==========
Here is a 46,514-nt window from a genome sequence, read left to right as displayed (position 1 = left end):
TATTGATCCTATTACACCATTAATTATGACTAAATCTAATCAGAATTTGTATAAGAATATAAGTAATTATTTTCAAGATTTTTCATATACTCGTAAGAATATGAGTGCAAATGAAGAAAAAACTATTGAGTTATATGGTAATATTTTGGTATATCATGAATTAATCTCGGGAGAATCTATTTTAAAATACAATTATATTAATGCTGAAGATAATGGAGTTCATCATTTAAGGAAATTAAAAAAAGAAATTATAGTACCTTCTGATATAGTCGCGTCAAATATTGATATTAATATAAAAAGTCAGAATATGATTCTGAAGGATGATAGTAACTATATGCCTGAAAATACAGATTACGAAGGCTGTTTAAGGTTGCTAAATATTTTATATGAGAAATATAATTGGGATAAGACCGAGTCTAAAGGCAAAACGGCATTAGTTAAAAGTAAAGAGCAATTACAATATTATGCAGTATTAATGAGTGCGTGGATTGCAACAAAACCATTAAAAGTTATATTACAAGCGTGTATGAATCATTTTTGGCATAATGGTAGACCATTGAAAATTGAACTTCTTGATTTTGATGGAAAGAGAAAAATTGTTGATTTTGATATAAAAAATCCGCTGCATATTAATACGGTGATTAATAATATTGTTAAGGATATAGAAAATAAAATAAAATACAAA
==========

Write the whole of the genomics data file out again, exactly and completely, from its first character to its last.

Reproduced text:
Here is a 46,514-nt window from a genome sequence, read left to right as displayed (position 1 = left end):
TATTGATCCTATTACACCATTAATTATGACTAAATCTAATCAGAATTTGTATAAGAATATAAGTAATTATTTTCAAGATTTTTCATATACTCGTAAGAATATGAGTGCAAATGAAGAAAAAACTATTGAGTTATATGGTAATATTTTGGTATATCATGAATTAATCTCGGGAGAATCTATTTTAAAATACAATTATATTAATGCTGAAGATAATGGAGTTCATCATTTAAGGAAATTAAAAAAAGAAATTATAGTACCTTCTGATATAGTCGCGTCAAATATTGATATTAATATAAAAAGTCAGAATATGATTCTGAAGGATGATAGTAACTATATGCCTGAAAATACAGATTACGAAGGCTGTTTAAGGTTGCTAAATATTTTATATGAGAAATATAATTGGGATAAGACCGAGTCTAAAGGCAAAACGGCATTAGTTAAAAGTAAAGAGCAATTACAATATTATGCAGTATTAATGAGTGCGTGGATTGCAACAAAACCATTAAAAGTTATATTACAAGCGTGTATGAATCATTTTTGGCATAATGGTAGACCATTGAAAATTGAACTTCTTGATTTTGATGGAAAGAGAAAAATTGTTGATTTTGATATAAAAAATCCGCTGCATATTAATACGGTGATTAATAATATTGTTAAGGATATAGAAAATAAAATAAAATACAAA